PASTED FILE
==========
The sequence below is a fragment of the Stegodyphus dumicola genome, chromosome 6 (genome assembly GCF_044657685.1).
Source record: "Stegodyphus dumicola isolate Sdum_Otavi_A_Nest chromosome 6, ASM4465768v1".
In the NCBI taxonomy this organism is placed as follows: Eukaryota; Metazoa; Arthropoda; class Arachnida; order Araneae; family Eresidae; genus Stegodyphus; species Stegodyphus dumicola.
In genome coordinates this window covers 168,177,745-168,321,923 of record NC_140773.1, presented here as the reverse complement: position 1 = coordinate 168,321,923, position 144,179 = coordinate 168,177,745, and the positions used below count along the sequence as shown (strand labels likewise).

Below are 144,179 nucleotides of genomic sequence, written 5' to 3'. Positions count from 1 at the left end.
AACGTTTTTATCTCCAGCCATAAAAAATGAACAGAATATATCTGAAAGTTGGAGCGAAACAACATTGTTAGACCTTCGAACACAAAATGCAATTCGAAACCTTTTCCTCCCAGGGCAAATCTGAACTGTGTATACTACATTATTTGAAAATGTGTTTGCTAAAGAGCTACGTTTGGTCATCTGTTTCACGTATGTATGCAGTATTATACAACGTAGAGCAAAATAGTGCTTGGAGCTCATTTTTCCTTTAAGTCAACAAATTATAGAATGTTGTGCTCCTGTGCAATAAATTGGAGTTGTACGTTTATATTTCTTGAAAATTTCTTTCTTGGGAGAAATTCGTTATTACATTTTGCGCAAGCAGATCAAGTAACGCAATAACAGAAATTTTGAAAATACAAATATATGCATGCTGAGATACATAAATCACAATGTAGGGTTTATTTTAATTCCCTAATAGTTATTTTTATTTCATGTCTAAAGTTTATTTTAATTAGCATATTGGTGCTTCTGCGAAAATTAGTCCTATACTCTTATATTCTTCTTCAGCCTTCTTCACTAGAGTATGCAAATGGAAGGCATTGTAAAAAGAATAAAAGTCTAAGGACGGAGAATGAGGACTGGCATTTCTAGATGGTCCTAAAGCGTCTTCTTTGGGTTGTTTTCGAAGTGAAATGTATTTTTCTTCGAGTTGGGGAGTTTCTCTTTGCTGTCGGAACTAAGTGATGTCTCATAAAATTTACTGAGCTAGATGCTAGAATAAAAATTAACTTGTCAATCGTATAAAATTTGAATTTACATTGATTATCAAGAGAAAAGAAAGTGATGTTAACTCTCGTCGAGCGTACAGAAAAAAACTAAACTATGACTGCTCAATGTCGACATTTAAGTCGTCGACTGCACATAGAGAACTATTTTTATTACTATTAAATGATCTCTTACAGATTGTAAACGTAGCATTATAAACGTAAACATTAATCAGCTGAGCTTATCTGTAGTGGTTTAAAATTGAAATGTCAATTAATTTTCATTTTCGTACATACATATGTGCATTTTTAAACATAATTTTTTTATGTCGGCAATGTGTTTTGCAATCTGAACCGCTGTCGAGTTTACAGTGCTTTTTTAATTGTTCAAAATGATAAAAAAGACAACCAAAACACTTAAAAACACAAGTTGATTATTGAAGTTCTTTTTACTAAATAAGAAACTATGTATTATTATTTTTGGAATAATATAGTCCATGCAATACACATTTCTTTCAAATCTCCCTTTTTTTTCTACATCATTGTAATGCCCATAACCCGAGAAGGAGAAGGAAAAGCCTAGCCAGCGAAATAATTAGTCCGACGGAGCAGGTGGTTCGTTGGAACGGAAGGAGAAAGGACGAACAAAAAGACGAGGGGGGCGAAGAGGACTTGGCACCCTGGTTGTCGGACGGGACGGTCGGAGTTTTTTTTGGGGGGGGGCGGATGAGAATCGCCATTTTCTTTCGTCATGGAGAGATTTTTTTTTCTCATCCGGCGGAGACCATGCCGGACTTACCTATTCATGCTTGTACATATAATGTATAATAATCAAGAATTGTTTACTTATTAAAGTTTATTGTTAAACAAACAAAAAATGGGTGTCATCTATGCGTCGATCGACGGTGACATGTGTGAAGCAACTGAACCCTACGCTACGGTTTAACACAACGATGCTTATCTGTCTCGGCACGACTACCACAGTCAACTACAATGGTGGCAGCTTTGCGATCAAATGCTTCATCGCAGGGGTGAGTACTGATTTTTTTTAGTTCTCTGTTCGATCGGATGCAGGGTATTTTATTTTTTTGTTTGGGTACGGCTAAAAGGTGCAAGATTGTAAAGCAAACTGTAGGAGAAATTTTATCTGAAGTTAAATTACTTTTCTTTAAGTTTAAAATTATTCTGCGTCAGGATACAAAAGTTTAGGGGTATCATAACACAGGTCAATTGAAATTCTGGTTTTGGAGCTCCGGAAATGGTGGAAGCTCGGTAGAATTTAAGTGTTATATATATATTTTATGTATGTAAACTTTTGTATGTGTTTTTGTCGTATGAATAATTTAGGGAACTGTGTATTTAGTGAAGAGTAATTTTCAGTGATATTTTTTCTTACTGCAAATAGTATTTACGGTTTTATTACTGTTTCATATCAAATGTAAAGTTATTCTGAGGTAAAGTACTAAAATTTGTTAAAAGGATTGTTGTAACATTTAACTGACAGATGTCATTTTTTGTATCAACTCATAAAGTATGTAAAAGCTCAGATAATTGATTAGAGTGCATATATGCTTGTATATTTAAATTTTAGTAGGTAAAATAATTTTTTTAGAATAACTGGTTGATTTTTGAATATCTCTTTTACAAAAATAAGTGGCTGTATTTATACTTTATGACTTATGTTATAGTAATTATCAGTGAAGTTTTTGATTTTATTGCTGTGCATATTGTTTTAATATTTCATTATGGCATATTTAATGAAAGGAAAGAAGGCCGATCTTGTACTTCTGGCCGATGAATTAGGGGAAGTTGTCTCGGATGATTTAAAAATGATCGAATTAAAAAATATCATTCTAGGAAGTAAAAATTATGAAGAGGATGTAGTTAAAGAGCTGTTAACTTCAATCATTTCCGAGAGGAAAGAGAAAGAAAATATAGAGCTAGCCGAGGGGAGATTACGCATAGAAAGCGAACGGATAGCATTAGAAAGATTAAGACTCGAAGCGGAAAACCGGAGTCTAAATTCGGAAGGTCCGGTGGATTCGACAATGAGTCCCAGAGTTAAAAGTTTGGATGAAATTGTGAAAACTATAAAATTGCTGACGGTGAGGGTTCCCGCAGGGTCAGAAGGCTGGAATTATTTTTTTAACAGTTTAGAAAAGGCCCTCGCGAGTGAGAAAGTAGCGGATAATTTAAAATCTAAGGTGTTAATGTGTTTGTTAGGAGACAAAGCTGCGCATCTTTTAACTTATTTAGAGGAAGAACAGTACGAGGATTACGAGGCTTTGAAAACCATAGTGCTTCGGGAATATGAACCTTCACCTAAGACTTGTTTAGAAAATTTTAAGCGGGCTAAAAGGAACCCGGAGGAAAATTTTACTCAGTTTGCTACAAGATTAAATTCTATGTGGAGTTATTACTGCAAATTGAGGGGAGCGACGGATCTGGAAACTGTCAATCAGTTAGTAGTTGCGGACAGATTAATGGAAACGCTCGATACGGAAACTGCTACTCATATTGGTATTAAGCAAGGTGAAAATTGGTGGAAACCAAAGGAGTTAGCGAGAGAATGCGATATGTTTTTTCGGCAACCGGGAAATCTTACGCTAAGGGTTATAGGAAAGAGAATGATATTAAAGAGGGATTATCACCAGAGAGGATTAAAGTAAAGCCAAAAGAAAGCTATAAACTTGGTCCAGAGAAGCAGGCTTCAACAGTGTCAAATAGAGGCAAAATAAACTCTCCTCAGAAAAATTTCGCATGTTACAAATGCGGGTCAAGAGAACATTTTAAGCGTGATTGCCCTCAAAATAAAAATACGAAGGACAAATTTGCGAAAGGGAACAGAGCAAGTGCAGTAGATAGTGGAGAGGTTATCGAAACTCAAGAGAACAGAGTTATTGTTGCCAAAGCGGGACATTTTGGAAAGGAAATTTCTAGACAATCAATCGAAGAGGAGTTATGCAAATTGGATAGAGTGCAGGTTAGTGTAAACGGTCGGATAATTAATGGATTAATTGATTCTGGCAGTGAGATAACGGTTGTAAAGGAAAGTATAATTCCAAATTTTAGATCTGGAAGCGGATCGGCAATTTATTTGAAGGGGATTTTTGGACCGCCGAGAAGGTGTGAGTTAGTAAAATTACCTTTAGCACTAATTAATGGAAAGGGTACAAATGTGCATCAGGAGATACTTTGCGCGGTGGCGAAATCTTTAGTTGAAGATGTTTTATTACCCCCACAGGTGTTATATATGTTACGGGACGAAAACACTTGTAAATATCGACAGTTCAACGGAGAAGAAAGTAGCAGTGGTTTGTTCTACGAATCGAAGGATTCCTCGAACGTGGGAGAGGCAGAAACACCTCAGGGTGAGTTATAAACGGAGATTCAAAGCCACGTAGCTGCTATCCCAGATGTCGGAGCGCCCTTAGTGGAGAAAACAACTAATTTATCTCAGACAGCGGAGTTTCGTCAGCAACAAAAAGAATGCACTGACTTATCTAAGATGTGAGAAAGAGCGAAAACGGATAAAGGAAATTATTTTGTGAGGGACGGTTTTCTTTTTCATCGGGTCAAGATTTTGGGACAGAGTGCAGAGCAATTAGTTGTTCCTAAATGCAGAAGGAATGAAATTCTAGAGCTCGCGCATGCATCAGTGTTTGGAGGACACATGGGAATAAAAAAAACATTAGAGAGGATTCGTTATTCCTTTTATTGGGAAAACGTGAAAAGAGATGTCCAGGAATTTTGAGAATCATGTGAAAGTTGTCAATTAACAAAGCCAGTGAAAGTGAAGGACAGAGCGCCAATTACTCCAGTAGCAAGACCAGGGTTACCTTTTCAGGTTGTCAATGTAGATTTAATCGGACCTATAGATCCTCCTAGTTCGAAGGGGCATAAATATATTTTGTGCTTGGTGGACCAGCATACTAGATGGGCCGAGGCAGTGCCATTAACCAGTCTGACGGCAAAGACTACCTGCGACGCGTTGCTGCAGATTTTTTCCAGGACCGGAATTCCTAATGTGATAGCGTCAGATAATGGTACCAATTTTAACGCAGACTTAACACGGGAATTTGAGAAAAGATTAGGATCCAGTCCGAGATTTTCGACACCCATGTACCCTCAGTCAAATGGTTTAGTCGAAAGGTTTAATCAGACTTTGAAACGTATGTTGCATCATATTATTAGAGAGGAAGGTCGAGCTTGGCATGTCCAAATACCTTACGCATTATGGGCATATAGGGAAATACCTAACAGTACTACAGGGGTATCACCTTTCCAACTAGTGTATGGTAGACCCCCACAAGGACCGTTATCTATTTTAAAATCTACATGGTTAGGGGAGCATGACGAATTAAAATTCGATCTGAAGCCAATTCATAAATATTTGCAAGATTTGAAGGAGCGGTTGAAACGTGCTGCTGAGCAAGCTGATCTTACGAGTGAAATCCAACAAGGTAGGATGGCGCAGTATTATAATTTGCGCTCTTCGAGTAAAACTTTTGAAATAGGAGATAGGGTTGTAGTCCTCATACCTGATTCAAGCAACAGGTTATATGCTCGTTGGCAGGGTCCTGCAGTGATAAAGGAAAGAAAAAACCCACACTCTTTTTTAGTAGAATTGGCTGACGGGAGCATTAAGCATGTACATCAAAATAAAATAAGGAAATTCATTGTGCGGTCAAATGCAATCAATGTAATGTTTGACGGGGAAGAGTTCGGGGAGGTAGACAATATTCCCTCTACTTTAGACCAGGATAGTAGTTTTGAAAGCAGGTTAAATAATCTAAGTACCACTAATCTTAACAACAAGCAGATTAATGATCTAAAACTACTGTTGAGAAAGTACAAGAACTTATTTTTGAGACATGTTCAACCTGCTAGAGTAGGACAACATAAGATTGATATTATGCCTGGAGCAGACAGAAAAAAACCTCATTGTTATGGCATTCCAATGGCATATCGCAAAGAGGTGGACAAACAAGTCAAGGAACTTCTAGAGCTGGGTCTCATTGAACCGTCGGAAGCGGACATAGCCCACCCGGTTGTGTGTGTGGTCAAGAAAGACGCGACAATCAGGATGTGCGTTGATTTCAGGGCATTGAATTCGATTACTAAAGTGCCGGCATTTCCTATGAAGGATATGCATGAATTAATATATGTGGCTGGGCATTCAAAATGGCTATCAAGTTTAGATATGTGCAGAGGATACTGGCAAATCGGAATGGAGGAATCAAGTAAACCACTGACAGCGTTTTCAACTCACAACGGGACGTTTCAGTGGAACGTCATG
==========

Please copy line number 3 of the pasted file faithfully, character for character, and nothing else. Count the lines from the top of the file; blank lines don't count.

In the NCBI taxonomy this organism is placed as follows: Eukaryota; Metazoa; Arthropoda; class Arachnida; order Araneae; family Eresidae; genus Stegodyphus; species Stegodyphus dumicola.